2.     Make use of tech – there are loads of tools available that can help you to manage your spending better or to get into the habit of saving. Some banking apps will give you insights and/or automated alerts into where your money is going and the retailers where you’re spending the most money. You can also set spending caps to limit the amount you spend on certain things and set reminders for upcoming payments for trial subscriptions.

Some banks can also help to get you started on the savings journey by rounding up every debit card payment to the nearest pound and automatically transferring the money into a savings account.

Alternatively, there are many money management apps available like Snoop or Plum that are designed specifically to help you manage money and save.

3.     Look for discounts/savings – if you’re paying for bills, shop around for cheaper deals that suit your needs e.g. a cheaper phone contract. Or shop around for deals/money off the product you want. If you’re a student, make use of your student discount when you are spending money – have a look at websites like StudentBeans, UniDays and Totum. And there are plenty of deals that are available to all young adults, not just students. 

Also, some retailers and credit cards offer cashback or loyalty schemes when you spend – so you could be saving as you spend or getting something back. Have a look at credit cards that offer cashback or rewards and/or look at cashback sites such as Quidco or Topcashback.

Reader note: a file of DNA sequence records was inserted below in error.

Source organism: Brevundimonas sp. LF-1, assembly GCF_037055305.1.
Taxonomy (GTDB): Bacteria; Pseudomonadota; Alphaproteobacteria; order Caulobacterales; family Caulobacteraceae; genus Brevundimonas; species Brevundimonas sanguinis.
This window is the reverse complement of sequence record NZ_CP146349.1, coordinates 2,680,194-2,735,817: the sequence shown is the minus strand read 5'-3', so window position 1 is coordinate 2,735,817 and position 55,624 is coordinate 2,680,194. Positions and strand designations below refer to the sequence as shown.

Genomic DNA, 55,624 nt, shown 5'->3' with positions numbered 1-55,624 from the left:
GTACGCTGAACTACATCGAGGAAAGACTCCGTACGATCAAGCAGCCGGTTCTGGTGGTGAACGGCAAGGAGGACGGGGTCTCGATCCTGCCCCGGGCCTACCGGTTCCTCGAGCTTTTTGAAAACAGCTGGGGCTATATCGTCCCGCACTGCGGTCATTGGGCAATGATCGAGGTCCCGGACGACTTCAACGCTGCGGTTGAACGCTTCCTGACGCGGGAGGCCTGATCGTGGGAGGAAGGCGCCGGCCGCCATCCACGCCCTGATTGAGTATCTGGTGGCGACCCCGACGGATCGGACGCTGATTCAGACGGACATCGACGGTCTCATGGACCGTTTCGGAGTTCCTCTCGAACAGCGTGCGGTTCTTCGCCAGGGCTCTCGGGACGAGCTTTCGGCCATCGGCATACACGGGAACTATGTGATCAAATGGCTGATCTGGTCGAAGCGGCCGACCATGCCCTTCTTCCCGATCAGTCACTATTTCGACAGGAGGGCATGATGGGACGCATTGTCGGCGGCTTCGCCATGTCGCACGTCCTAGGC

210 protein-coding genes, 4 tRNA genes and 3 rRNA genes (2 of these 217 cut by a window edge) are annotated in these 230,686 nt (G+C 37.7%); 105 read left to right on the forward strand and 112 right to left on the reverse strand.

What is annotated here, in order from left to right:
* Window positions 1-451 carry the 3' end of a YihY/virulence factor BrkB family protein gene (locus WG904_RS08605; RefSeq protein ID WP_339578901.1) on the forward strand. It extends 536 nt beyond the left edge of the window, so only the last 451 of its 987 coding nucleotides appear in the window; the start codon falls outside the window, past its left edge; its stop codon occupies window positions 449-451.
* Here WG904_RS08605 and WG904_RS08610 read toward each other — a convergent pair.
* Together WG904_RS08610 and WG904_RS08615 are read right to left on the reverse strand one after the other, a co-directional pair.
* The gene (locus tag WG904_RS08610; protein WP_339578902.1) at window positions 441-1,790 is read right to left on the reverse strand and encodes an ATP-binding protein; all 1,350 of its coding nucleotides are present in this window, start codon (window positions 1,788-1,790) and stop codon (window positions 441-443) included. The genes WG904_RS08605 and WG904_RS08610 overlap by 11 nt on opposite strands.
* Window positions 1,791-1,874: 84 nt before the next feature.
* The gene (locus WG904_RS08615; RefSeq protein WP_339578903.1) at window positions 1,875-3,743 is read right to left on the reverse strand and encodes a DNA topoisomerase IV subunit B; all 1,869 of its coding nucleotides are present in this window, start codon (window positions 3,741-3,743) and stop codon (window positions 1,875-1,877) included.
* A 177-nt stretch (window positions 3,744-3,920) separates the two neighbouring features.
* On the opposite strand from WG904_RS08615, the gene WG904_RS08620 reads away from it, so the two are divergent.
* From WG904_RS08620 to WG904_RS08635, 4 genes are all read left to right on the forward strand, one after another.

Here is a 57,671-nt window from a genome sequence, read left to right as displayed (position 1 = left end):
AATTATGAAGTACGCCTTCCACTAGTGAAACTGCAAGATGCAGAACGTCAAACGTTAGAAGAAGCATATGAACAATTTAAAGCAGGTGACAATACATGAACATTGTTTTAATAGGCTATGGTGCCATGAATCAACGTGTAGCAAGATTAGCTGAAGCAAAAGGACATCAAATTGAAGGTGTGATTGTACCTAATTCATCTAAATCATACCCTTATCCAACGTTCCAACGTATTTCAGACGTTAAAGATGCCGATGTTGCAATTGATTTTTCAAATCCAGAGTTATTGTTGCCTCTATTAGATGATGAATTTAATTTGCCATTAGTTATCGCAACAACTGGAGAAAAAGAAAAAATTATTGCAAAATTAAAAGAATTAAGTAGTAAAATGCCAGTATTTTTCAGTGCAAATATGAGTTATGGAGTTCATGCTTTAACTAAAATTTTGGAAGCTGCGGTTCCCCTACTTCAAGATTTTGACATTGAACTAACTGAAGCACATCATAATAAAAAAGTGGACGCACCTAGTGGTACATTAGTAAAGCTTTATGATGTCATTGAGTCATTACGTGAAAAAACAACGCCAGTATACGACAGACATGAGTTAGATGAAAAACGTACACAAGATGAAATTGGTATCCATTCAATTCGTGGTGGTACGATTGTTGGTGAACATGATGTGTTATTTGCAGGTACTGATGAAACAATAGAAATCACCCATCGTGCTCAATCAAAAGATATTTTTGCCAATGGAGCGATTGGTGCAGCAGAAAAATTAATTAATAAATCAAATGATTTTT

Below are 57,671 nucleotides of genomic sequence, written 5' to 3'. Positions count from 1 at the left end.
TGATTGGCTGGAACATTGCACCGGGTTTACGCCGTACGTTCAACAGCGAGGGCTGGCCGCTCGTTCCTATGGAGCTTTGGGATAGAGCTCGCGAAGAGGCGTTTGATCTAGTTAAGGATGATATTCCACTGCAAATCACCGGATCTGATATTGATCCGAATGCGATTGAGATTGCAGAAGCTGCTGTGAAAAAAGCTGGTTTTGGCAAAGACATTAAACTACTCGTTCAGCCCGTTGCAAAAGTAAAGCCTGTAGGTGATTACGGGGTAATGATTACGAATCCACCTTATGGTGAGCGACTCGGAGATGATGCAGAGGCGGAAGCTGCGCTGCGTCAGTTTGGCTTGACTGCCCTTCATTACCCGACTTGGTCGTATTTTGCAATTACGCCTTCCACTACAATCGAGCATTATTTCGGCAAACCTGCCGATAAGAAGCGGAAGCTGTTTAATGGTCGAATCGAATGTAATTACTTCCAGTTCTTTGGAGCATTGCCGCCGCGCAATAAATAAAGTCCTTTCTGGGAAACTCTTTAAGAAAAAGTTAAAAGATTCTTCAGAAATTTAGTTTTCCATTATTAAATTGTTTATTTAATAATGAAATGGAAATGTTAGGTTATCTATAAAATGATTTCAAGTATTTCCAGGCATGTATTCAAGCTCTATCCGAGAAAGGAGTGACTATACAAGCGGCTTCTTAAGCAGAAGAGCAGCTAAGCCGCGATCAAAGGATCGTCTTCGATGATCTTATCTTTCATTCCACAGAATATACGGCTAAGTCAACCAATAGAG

4.     Do an audit of your subscriptions – often we sign up to various subscriptions like music or the gym. Do an audit and ask yourself whether you use it often enough to get the value out of it – often they’re unused and it can add up. Most platforms now offer family or group packages, like Spotify, which might provide you with better value when sharing with friends or family.

5.     Can you boost your income – with many second-hand websites increasingly popular, do have a think about what you have at home that you no longer wear or use. Websites such as Vinted and Depop can provide you with an opportunity to make some money from items you no longer need. By Rotation or Rent the Runway also provide the opportunity to earn money by listing your clothing items to rent.    

Equally, Gumtree or eBay can help with other miscellaneous items that you’d like to sell. Other options for making some extra money include signing up to do surveys or if you’re creative, selling what you make on Etsy.

- Ends -

Notes to Editors

  •  1 The research was conducted by Censuswide, with 1013 young people (aged 18-24 years) between 26.0.2024 and 30.04.2024. Censuswide abides by and employs members of the Market Research Society which is based on the ESOMAR principles.
  •  2 “Extremely concerned” and “Somewhat concerned” answers combined
  • 3 TSB internal customer data looks at debit card spending for customers aged 18-24, comparing Q1 2024 with Q1 2023. 
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The information contained in this press release is intended solely for journalists and should not be used by consumers to make financial decisions. ​